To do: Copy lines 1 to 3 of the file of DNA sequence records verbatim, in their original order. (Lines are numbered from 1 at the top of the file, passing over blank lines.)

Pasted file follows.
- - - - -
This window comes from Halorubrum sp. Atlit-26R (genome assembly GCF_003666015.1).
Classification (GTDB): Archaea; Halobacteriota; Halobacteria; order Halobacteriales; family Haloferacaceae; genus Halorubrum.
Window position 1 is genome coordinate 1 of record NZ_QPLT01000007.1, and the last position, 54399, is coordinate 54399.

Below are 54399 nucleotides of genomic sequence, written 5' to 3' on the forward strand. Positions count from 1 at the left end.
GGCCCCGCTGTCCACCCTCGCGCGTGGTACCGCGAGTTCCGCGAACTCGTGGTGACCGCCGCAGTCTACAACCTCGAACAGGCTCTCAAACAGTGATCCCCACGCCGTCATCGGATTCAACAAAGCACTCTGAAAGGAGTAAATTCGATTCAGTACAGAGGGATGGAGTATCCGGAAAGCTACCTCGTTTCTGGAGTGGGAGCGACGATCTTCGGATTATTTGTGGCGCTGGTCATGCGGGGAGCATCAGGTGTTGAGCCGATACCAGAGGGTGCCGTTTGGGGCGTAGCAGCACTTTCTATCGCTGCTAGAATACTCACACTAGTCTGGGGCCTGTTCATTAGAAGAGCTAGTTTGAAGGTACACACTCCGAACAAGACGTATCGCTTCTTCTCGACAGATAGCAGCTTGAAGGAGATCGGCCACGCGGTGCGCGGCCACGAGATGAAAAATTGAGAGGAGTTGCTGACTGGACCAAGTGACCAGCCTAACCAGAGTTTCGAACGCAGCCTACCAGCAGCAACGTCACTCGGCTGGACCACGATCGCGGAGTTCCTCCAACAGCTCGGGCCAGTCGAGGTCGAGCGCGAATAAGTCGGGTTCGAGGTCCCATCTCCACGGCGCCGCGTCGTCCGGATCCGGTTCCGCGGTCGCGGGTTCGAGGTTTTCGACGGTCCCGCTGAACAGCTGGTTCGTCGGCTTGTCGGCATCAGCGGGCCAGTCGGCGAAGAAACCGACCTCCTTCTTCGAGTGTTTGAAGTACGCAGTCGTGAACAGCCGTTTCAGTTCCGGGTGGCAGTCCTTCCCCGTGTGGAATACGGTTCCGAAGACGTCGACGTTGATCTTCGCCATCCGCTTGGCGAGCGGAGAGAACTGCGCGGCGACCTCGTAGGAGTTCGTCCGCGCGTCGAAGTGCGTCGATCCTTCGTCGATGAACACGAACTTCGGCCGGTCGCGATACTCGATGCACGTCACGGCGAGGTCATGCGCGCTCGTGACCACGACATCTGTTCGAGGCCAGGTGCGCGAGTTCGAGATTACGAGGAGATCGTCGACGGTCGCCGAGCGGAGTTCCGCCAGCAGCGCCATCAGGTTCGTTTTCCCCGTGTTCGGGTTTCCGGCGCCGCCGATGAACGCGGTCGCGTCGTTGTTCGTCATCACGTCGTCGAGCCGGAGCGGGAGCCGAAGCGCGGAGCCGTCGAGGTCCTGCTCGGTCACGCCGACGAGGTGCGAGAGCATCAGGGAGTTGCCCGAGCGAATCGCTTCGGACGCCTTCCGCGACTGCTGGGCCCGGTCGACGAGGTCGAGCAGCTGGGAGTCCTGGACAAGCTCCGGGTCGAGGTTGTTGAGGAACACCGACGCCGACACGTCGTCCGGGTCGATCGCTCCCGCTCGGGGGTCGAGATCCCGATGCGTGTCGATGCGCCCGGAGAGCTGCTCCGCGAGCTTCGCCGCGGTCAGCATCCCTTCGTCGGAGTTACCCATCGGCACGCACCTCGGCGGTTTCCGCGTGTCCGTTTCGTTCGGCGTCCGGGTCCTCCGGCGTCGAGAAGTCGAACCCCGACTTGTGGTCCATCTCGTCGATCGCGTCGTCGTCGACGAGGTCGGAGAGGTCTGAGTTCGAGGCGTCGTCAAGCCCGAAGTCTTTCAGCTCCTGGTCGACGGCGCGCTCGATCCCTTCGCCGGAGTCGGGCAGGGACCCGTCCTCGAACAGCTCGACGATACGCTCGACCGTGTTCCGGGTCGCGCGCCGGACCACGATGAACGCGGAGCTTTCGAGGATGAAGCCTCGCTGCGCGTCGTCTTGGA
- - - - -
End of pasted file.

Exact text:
This window comes from Halorubrum sp. Atlit-26R (genome assembly GCF_003666015.1).
Classification (GTDB): Archaea; Halobacteriota; Halobacteria; order Halobacteriales; family Haloferacaceae; genus Halorubrum.
Window position 1 is genome coordinate 1 of record NZ_QPLT01000007.1, and the last position, 54399, is coordinate 54399.